Your Backyard Burgers Are Bursting With Gross Bacteria

Medium rare? Maybe not.
Shutterstock / val lawless

Word to the wise: If you're planning on hosting an end-of-summer barbecue, don't even think about buying conventional ground beef for your burgers.

Consumer Reports recently tested 458 pounds of ground beef from suppliers nationwide, and found that more than 80 percent of the conventionally-raised samples contained at least two types of dangerous bacteria. And on top of that, the beef produced on feedlots with antibiotics had twice the number of superbugs as beef produced in a sustainable fashion.

For the new report, the magazine's research team bought 300 packages of conventionally and sustainably-produced (meaning organic, grass-fed or both) ground beef from grocery, big-box and natural food stores across 26 U.S. cities. They then tested each sample for the five most common types of bacteria associated with beef in cases of food poisoning: clostridium perfringens, E. coli, enterococcus, salmonella and Staphylococcus aureus, or MRSA.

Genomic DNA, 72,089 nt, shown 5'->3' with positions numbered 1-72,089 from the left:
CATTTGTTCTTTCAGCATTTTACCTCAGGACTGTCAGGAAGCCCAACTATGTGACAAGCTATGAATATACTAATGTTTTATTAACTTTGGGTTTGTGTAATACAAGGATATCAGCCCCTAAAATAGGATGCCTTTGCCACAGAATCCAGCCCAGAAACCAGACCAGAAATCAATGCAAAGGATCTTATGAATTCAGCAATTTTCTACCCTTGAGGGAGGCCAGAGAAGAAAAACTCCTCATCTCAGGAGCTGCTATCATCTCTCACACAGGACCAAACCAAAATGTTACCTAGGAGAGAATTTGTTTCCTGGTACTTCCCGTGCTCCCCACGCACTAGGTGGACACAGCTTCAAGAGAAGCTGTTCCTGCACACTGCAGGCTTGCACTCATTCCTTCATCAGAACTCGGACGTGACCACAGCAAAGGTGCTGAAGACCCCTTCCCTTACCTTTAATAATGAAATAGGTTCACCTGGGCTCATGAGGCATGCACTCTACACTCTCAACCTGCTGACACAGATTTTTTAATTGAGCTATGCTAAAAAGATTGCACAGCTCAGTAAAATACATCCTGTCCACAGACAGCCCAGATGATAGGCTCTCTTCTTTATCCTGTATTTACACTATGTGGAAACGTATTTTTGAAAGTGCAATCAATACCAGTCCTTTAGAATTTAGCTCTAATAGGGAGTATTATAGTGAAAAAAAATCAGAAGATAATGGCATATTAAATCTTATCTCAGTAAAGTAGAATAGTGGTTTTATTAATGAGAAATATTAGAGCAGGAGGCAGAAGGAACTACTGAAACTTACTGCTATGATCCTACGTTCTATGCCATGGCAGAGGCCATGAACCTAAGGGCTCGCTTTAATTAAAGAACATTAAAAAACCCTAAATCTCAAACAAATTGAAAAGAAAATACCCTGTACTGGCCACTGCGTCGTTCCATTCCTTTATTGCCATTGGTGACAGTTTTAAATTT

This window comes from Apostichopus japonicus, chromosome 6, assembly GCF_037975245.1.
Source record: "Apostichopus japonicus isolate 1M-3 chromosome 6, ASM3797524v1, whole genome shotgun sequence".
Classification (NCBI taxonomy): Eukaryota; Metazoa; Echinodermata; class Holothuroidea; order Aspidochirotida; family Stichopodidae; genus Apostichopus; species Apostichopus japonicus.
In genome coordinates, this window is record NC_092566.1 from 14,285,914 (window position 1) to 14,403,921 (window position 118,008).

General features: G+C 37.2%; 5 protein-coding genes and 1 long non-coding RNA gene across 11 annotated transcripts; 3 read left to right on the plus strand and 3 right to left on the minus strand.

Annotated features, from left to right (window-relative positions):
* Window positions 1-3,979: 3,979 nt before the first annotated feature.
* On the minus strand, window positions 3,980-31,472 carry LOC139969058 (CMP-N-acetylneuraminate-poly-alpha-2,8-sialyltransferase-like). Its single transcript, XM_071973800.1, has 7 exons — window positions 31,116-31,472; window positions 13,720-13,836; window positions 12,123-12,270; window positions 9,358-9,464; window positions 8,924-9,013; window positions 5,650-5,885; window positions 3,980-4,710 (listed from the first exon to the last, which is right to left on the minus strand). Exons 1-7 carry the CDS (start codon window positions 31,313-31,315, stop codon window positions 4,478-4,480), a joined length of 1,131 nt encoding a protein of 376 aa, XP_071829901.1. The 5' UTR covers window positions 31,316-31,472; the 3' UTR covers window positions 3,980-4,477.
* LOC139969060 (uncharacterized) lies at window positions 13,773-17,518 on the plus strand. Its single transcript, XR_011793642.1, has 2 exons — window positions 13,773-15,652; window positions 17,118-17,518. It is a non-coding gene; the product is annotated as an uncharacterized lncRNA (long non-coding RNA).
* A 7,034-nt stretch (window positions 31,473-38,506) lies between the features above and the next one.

Their testing, which is one of the largest to be completed to date, found bacteria on every single one of the beef samples. However, it did find that ground beef from sustainably-raised cows raised was significantly less affected by harmful bacterias S. aureus and E. coli than their conventional counterparts.

According to the Department of Agriculture's Food Safety and Inspection Service, the bacteria in beef is often spread via the grinding process, which is why your favorite cut of steak is less likely to make you sick than a hamburger. The degree to which meat is cooked also impacts potential exposure to bacteria -- the only way to guarantee that you've killed all risky ones is to make sure the meat reaches 160 degrees Fahrenheit on the grill.

Food poisoning hits an estimated 48 million people in the U.S. each year, and beef is to blame for a substantial proportion of these incidents. So if you're still planning on busting out your famous burger recipe in the coming weeks, invest in the higher quality beef and make good use of that food thermometer. Your guests (and your own stomach) will thank you.

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